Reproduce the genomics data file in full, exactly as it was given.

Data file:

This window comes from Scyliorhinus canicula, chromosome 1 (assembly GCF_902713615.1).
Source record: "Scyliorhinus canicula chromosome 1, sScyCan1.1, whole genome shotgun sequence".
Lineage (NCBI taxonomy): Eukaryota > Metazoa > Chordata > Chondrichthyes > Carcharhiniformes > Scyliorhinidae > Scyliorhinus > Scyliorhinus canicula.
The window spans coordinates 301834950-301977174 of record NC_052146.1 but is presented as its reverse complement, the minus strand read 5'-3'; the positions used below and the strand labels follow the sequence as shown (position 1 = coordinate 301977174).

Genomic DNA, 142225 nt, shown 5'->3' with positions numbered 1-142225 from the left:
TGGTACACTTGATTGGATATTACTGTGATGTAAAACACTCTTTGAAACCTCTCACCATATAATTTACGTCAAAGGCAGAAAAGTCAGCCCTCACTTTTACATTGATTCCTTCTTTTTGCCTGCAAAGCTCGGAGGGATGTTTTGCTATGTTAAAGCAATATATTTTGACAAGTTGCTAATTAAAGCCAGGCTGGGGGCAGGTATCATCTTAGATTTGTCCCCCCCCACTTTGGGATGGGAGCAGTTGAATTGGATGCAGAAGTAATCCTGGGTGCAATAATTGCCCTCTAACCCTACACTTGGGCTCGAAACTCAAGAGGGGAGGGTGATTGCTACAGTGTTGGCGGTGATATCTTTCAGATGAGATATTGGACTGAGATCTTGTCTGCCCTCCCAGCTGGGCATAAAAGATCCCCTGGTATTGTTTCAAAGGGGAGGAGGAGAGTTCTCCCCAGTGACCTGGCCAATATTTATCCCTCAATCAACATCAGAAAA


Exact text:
This window comes from Scyliorhinus canicula, chromosome 1 (assembly GCF_902713615.1).
Source record: "Scyliorhinus canicula chromosome 1, sScyCan1.1, whole genome shotgun sequence".
Lineage (NCBI taxonomy): Eukaryota > Metazoa > Chordata > Chondrichthyes > Carcharhiniformes > Scyliorhinidae > Scyliorhinus > Scyliorhinus canicula.
The window spans coordinates 301834950-301977174 of record NC_052146.1 but is presented as its reverse complement, the minus strand read 5'-3'; the positions used below and the strand labels follow the sequence as shown (position 1 = coordinate 301977174).

Genomic DNA, 142225 nt, shown 5'->3' with positions numbered 1-142225 from the left:
TGGTACACTTGATTGGATATTACTGTGATGTAAAACACTCTTTGAAACCTCTCACCATATAATTTACGTCAAAGGCAGAAAAGTCAGCCCTCACTTTTACATTGATTCCTTCTTTTTGCCTGCAAAGCTCGGAGGGATGTTTTGCTATGTTAAAGCAATATATTTTGACAAGTTGCTAATTAAAGCCAGGCTGGGGGCAGGTATCATCTTAGATTTGTCCCCCCCCACTTTGGGATGGGAGCAGTTGAATTGGATGCAGAAGTAATCCTGGGTGCAATAATTGCCCTCTAACCCTACACTTGGGCTCGAAACTCAAGAGGGGAGGGTGATTGCTACAGTGTTGGCGGTGATATCTTTCAGATGAGATATTGGACTGAGATCTTGTCTGCCCTCCCAGCTGGGCATAAAAGATCCCCTGGTATTGTTTCAAAGGGGAGGAGGAGAGTTCTCCCCAGTGACCTGGCCAATATTTATCCCTCAATCAACATCAGAAAA